The General Slocum or How My Great Grandmother Missed the Boat [HISTORY]

Posted on: June 12th, 2014 at 11:14 am by

This image has been archived or removed.

The PS General Slocum, Photo: Wikipedia

With June 15 being the 110th anniversary of the sinking of the PS General Slocum in the East River, I thought it appropriate to share a personal snippet about a young Lower East Side girl who “missed the boat,” so to speak. The story of the General Slocum passenger boat is certainly a sad one, but nevertheless an intergral part of city history; it was the single worst loss of life around the city until 9/11. An article in The New York Times described the incident a day after its occurrence:

An estimated total of a thousand dead, besides several hundred injured, is the record of the fire disaster which yesterday destroyed the big excursion steamer General Slocum, which was burned to the water’s edge before her Captain succeeded in beaching her on North Brother Island. Nearly all the dead and missing are women and children and were members of an excursion party taken out by St. Mark’s German Lutheran Church of 323 East Sixth Street. The estimate that the number of lives lost will be found to reach 1,000 was given by Police Inspector Brooks at an early hour this morning. Fire Chief Croker shared his view, saying that at least 900 persons must have perished.

Survivors say the life preservers were worthless and rotted away in the hands of those who attempted to use them.

Gertrude Gollardt (my great grandmother) was born on October 24, 1887 in Berlin, Germany. She lived at 220 East 13th street with her parents when the General Slocum sank in 1904. Luckily for Gertrude, she was not aboard the ship, but only because her parents refused to let her go. Her son later recounted in his memoir:

This image has been archived or removed.

Gertrude Gollardt

One day My Mother started to tell us about 
her youth. She spent at least two hours talking. She told how when she was sixteen she 
would spend her summers at her Uncle’s hotel in Newark, N.J. She would leave her home
 in the East Village on a bike, cross-town, take a ferry and then on to her uncle’s. In about
 two weeks a note would arrive in the mail saying that she had arrived safely – and later on
 in the summer, back again. No telephones in those days! Her Uncle Hertzog had a restaurant in
 the hotel at Hoboken. He also owned a restaurant in Harlem. My Mother said he bragged 
about how he would take the scraps of steak from the Hoboken restaurant and send them
 to Harlem where the customers thought that this was the best-chopped meat ever!

Since my Mother’s parents ran a rooming house, my mother ran into midgets from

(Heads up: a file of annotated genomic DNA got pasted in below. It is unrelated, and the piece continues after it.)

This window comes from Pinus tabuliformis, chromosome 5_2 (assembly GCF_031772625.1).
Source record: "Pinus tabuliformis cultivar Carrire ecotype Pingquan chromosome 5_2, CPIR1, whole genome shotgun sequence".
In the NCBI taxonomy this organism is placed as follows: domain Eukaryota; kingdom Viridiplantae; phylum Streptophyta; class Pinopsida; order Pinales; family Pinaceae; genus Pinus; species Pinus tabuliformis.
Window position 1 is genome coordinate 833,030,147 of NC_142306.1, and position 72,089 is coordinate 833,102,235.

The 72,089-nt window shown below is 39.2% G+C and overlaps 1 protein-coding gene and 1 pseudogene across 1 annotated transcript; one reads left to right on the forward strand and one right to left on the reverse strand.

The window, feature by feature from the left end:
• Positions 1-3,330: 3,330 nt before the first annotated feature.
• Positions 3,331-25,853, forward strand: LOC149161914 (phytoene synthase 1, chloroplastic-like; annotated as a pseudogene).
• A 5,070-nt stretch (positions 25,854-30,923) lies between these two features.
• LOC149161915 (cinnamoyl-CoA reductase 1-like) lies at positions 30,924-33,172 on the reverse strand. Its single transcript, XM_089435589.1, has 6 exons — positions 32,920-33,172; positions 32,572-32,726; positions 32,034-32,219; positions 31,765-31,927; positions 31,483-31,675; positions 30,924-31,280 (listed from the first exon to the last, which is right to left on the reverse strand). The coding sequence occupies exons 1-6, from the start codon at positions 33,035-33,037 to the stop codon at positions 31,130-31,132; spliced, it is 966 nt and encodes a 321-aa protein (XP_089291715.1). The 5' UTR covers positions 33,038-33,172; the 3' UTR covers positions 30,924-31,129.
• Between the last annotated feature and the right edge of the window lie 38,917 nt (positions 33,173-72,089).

the circus, the conductor of the New York Philharmonic, and lots of theatrical people. In
 the East Village my Mother’s family had joined the Lutheran Church. Together with 
other churches, they arranged a pleasure day trip on the boat, The General Slocum, up the
 East River. My Mother was not allowed to go. She was really disappointed. But the
 boat caught on fire and 1,100 people were killed, devastating the whole Community. There is a cemetery in Queens that has a memorial to those killed on The General
 Slocum. We used to drive past it on our way to NYC and my Father pointed it out. Had
 my Mother gone I probably would not be here today.

The neighborhood still commemorates the loss of life with both a memorial plaque and fountain for the General Slocum (est. 1906) in Tompkins Square Park.

This image has been archived or removed.

General Slocum Memorial Plaque in Tompkins Square Park

This image has been archived or removed.

General Slocum Memorial Fountain in Tompkins Square Park

Recent Stories

‘Caribea’ Grill Readies Space Left Vacant by Domino’s on Allen Street

Ever since Domino’s ditched its decades-old Allen Street location three years ago, the commercial space has been a vacancy consistently peddled on the market. Now, a new concept is a-knockin. Caribea is as it sounds – a fast casual pan-Caribbean grill. The restaurant at 203 Allen will seat fourteen tables and a stand-up bar, for […]

The Projects Jockeying for the $20M Chinatown Revitalization Funds

Several months ago, Governor Hochul announced a $20 million grant in the form of the Downtown Revitalization initiative (DRI).  Some forty sites around Chinatown were identified during the DRI process, which is led by a Local Planning Committee of community representatives and supported by State agency staff and a consultant team. That list was ultimately […]

Displaced Chinatown Business Returns Months After Devastating Fire

Four months after a deadly fire knocked out 78 Mulberry Street, one of its businesses returned to the scene. Ewa Trading Company reopened in its former Chinatown home earlier this week. The store had spent some of the interim displacement period selling from a shuttered Vietnamese restaurant a few paces north. The two-alarm fire broke […]

EDC Sues Essex Restaurant for Back Rent over Former Essex Market Lease

Three years removed from its relocation across Rivington Street, the city filed suit against the Essex restaurant for alleged unpaid rent. The Economic Development Corporation (EDC) sued Essex for nearly $60,000 in unpaid back rent on the former Essex Market building it previously occupied, according to the lawsuit filed Monday. The city entity claims that […]

Exile on Orchard Street: Tenement Museum Recreates Exhibits During Renovations

The Tenement Museum is amidst a preservation project at 97 Orchard Street, but will continue its programming with replicas not too far away. The 1863-era tenement this past Sunday embarked on “vital” restoration work to preserve its walls, floors, roof, as well as the installation of a new HVAC system that will provide improved climate […]